This is the next article in WorkersCompensation.com's “Comp and Cannabis” series, as Editor Dara Barney explores medical marijuana legislation state-by-state, and what it means regarding workers' compensation.
Rockville, MD (WorkersCompensation.com) - Rockville, MD-based Potomac Holistics became officially open last week after years of delays, writes Janissa Delzo of Newsweek. “…Any patient in the state who seeks to purchase medical marijuana as a treatment option must have approval from their medical provider and be diagnosed with one of the following conditions: cachexia, anorexia, wasting syndrome, chronic or severe pain, severe nausea, seizures, severe or persistent muscle spasms, glaucoma, and post-traumatic stress disorder, according to the Maryland Medical Cannabis Commission,” she writes.
Also noted: Medical provider can also include “…nurse practitioners, dentists, podiatrists, and nurse midwives.” According to the article, a medical marijuana bill passed four years ago, but plants weren’t cultivated until this year.
While the original law gave permission to academic medical centers, no one jumped at the opportunity. “…Therefore, the law was changed the following year to give permission to licensed doctors to offer marijuana as a treatment option for certain conditions. As of September 2, nineteen companies were enrolled in the medical marijuana program, The Washington Post reports.”
“As of Dec. 1, 2017, licensed companies are sending medical cannabis to licensed dispensaries to sell to qualified patients. For the next few months, dispensaries will be building up their inventories of medical cannabis products. Recreational marijuana use remains prohibited in Maryland,” said Christopher Garrett, Director of Communications for the Natalie M. LaPrade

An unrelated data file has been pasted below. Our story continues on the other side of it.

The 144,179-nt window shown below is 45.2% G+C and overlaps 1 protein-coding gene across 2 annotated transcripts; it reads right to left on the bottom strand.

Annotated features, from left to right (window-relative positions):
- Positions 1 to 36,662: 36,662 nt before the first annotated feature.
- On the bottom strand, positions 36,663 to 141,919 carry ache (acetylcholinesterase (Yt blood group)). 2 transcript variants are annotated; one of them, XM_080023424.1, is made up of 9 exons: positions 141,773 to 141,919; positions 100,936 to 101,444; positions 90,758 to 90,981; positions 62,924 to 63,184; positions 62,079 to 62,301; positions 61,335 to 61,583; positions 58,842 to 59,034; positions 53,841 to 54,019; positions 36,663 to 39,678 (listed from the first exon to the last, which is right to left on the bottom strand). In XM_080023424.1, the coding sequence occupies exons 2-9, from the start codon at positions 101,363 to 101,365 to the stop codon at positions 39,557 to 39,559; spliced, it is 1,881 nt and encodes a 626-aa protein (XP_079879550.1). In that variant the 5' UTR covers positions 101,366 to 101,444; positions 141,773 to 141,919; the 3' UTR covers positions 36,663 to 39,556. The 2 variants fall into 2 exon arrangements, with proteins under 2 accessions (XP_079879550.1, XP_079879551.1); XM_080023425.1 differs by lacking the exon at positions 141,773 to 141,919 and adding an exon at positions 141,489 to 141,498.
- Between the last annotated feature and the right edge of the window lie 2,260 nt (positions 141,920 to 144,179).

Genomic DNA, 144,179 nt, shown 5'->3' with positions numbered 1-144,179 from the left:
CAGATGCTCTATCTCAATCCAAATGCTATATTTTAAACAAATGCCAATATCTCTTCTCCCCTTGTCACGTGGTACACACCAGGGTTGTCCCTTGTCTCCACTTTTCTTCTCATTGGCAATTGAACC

Medical Cannabis Commission.
“The state laws and regulations governing the medical cannabis industry are categorized under state health,” he told WorkersCompensation.com via email. The Commission is a part of the Maryland Dept. of Health.
But what does this mean for injured workers?
When asked if the state Dept. of Health had seen any injured workers requesting insurance coverage for ailments that could only be helped by medical marijuana, Garrett brought up public and private sector employees.
“I would imagine that state government workers would see the same distribution of ailments that their private sector counterparts would have. Whether a person has registered and has been qualified by a physician to receive a medical cannabis product, ultimately, is a confidential matter under HIPAA (Health Insurance Portability and Accountability Act),” he said.
The Maryland Insurance Administration hasn’t seen much talk of coverage for medical marijuana as of yet.
Tracy Imm, Director of Public Affairs for the Maryland Insurance Administration, said “…We have not been engaged in any discussion around these matters,” when asked about insurance reimbursement for medical marijuana use in injured workers.